Air Force Association’s 2018 Air, Space & Cyber Conference
Lockheed Martin is quickly and deliberately diversifying its space portfolio. During a 18 September luncheon briefing attended by MONCh, Kay Sears, Vice President of Strategy and Business Development for Lockheed Martin Space Systems, provided a strategic overview of the company’s business model.
Lockheed Martin’s strategy is in response to the evolving market place, with both military and commercial customers seeking more choices in satellite size and orbit, and accordingly has rolled out a new family of satellite buses that consolidate the customized spacecraft the company has previously developed.
On the small end of Lockheed Martin’s new lineup is the LM 50 series of flexible nano-satellite (nanosat) buses. Weighing 10-100kg [22-220lbs], the spacecraft are being developed with Terran Orbital, which, Sears said, offers advanced nanosat technology and operational experience that Lockheed lacks. This June, Lockheed Martin Ventures announced its, “strategic investment,” in Terran Orbital, a nanosatellite manufacturer.
Of note, this OEM’s renewed focus on the “small” technology market coincides with Boeing’s acquisition of Millennium Space Systems, a provider of agile, flight-proven small-satellite solutions, referred to in a recent article published on this web site https://www.monch.com/mpg/news/space/4160-boeingsat.html.
While offering larger buses for mid-sized (275 and 2,200 kg) and large (up to 2,300 kg) missions, the industry expert further revealed Lockheed Martin is banking on the development of common components for satellite buses, ranging in size from several centimeters to more than nine meters, to deliver on orders more cheaply and quickly. This is the first time, all of Lockheed’s satellite buses will share common components, with more than 280 having been identified in an effort to create a lineup of satellite buses.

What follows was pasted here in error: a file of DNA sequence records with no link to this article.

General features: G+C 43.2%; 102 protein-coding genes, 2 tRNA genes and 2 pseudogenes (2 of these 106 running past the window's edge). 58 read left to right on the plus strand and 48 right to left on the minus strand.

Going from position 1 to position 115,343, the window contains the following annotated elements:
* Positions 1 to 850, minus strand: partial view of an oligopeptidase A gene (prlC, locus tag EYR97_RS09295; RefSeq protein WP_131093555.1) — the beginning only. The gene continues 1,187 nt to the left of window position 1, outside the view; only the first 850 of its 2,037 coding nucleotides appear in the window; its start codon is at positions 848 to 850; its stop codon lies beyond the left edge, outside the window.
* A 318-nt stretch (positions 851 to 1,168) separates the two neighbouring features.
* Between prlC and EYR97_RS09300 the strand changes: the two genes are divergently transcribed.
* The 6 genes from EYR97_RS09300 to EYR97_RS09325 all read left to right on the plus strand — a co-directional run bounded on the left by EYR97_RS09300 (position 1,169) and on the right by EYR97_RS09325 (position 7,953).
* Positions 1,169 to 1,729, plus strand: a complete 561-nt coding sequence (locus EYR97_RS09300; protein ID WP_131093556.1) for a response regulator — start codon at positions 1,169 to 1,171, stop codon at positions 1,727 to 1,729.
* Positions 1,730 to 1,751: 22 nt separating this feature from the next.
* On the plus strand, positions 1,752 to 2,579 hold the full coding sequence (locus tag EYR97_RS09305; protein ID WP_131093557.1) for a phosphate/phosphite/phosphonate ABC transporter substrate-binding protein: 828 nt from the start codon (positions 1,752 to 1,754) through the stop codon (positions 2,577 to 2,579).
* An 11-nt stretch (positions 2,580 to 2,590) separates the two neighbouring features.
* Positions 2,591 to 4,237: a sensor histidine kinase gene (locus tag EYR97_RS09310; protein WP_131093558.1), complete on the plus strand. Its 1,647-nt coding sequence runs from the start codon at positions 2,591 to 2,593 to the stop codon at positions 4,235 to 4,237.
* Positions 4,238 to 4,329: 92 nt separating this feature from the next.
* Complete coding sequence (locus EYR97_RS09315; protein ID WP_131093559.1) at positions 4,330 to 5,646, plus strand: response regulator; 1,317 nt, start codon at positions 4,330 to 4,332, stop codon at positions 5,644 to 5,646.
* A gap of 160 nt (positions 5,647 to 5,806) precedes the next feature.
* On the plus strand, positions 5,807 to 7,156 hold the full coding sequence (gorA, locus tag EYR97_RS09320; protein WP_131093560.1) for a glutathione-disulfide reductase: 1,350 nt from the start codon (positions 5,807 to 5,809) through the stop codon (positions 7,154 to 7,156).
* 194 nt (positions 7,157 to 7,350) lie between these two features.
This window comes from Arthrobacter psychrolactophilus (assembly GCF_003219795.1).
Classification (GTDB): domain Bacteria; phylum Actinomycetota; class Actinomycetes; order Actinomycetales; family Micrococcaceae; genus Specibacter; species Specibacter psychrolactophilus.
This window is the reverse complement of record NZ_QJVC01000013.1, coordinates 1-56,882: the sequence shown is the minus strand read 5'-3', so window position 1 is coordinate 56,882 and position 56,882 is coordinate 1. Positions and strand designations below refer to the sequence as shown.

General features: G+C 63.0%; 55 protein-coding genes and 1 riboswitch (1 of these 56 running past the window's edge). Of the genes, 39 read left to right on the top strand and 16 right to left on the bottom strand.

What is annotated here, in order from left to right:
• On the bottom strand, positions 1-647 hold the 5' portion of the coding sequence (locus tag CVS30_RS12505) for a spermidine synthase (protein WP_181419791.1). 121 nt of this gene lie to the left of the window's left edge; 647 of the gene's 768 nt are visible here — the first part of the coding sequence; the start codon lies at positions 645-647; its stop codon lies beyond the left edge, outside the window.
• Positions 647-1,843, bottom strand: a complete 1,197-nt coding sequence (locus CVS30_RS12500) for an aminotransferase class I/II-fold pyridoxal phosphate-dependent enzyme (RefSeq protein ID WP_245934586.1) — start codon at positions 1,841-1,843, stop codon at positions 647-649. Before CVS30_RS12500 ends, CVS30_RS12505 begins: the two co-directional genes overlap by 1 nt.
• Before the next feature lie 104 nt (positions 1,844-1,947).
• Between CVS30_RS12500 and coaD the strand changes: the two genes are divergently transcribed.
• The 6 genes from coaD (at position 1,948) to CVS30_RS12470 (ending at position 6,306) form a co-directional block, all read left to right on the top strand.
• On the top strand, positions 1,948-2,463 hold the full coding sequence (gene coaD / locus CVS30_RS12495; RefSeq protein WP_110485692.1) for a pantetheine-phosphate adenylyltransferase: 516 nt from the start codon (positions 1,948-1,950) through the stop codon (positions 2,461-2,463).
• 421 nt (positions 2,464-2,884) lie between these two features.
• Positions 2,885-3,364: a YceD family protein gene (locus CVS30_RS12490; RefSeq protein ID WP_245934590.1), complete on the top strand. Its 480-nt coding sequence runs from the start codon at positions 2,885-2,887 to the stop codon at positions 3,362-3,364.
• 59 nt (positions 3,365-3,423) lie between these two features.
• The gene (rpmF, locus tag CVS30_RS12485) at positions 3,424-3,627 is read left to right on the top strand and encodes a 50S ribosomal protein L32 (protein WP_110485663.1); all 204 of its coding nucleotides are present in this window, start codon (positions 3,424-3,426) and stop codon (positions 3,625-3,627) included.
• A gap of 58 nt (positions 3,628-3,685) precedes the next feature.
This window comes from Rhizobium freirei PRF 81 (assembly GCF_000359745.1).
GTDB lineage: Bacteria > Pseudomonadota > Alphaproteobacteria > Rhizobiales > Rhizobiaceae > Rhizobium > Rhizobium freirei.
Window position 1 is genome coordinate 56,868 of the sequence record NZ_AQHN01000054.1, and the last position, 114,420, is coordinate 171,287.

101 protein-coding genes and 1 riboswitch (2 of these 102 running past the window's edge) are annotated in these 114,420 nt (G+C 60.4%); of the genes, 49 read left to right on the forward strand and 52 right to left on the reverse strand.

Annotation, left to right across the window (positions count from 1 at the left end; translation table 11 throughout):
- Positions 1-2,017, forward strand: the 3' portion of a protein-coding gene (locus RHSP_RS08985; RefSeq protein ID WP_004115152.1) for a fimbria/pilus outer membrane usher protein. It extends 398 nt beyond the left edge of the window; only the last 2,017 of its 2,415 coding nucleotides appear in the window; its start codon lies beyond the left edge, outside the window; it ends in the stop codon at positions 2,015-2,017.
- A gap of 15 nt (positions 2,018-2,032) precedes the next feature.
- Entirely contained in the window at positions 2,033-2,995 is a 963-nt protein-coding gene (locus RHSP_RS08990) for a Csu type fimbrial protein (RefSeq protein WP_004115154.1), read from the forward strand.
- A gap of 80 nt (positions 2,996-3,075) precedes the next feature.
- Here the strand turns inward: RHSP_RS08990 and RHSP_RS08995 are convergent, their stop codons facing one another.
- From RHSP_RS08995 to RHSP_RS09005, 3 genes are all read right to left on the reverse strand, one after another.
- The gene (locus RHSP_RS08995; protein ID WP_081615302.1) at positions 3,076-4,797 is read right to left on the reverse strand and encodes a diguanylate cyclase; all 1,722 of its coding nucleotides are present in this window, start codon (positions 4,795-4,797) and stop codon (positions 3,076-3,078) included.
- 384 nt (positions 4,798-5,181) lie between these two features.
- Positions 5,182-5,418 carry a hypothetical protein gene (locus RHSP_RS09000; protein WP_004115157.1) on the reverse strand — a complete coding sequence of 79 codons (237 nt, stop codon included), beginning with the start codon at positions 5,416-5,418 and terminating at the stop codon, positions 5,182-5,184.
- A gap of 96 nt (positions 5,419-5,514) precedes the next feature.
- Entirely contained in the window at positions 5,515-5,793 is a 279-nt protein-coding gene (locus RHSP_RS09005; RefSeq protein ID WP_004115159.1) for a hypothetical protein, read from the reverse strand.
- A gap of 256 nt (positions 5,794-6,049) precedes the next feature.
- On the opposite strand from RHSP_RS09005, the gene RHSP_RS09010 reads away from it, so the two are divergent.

“There are benefits to commonality,” she said, noting the satellites will be built more inexpensively, quickly and reliably. The commonality technology thrust is a strategy MONCh has heard in other Lockheed Martin programmes, from the three variants of F-35 to the spiral development of various weapon systems.
Lockheed Martin is also strengthening other technology underpinnings of its manufacturing processes, including 3-D printing, Sears said, permitting Lockheed to, “deliver the satellite as quickly as 24 months after an order is placed.”
Shifting the focus to future programmes, it was reinforced that prior to this conference convening, the US Air Force awarded Lockheed Martin a contract to build the next 22 generation GPS III (follow on) satellites for the military. The next tranche of GPS III satellites will have 100% digital navigation payload, regional military protection and new search and rescue payloads. As significant, the company remains under a previous contract, to construct 10 GPS III satellites for the US Air Force. And concurrently, a new ground system for the satellites, known as the Operational Control System, (OCX system), which will manage the old and new GPS orbiters and their data, is being built by Raytheon.